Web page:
This small and new winery in the Upper Galilee has been the talk of the Upper Galilee since its inaugural 2004 release.  Why you may ask?  Well like all these small wineries popping up across the beautiful expanse of Israel’s landscape – this winery is a boutique winery that produces Cabernet Sauvignon, Merlot, and Port like wines.  But what makes this winery so very special – is that it is 100% organic.  Organic wines have been gaining in popularity for some time now.  To explain briefly there is a difference between organic wine and wine made from organically grown grapes.  The major difference is sulfites.  Wine made with sulfites cannot be deemed organic.  However, the grapes can be organic as long as they follow Agrior’s guidelines for growing wine grapes.

So what is Sulfites?  They are nothing more then a preservative for wine.  They were added into wine staring in the last century or so.  Before then people got along fine without using them – why?  Because sulfites occur naturally in wine.  The extra sulfites one may add allow for the wine to stay on the shelf or in the cellar longer.  So most wine makers that bottle organic wine will say that white wines should be drunk within the year and within the day of opening it.  Red wines have a bit more life to them – 5 years or so, as sulfites are far more prevalent in red wines.

Many wineries have wines made of organically grown grapes – this is a trend that according to Uri Rapp (one of the owners of Bashan Winery) is growing.  Grapes that make up Yarden’s Odem Chardonnay are grown organically, and so are many more.  Why?  Uri says because it is healthier for the land, the people who tend the land and finally – the people who enjoy his wine.

We met Uri at the winery on a cold winter day.  He explained that the idea for a winery started in 1999 between himself and the other owner of the winery – Emanuel Dassa.  In 2000 they planted 20 dunam of grapes close to the winery in Avnei Eitan.  The vineyards are rich in basaltic soil and have an elevation of 450m.  Of course to grow the vines organically – no pesticides, chemicals, or fertilizer.  Only organic products are used in maintaining the vineyards, and Uri hopes that this attention to the land and the vines, will allow his children and grand-children to harvest grapes from these very vines for a long time to come.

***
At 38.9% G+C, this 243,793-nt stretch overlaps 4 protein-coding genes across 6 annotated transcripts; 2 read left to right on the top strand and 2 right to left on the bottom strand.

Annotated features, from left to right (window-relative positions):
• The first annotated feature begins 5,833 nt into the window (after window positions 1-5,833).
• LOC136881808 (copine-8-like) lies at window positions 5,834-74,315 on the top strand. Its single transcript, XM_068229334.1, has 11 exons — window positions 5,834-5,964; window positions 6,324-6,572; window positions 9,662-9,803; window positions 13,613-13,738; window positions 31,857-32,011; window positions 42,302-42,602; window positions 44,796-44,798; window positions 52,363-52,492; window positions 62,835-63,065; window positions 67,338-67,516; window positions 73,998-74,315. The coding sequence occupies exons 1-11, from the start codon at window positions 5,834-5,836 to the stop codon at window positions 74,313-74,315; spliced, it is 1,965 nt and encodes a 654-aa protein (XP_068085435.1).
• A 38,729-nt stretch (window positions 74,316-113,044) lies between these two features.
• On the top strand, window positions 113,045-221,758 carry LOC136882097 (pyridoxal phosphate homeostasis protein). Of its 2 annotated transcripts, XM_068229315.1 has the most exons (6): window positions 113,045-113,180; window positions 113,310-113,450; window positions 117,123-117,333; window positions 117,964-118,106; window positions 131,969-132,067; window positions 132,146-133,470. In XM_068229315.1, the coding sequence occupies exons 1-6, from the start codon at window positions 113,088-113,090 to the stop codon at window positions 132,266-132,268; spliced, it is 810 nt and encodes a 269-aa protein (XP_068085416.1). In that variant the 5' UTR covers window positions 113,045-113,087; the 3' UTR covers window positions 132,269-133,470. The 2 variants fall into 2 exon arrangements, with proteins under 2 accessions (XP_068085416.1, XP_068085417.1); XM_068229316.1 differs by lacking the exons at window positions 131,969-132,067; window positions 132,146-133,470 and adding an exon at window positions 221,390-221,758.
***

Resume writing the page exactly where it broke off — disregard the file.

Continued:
The winery is a converted milking shed from a dairy farm that Uri helped run until 2001.  After that Uri turned his attentions to wine making and built the winery with proper equipment for fermenting, aging, and bottling wine.  Currently production is at around 7,000 bottles with plans to get that number up to 80 thousand bottles.  It is this hands on approach and the attention to detail that has many people talking about the winery and about the future of organic wines and vineyards in Israel.

We would like to thank Uri for his hospitality and time when visiting his winery.  Following are the tasting notes which we sampled at the winery.

Bashan Cabernet Sauvignon Eitan 2005 – Score: A-
The nose on this electric Bordeaux red colored wine is filled with figs and black fruit.  The mouth of this full bodied wine has ripe raspberry, sour cherry, and oak notes.  The finish is long and satisfying.  The tannins balance well with the acid and allow the fruit to come through in the finish.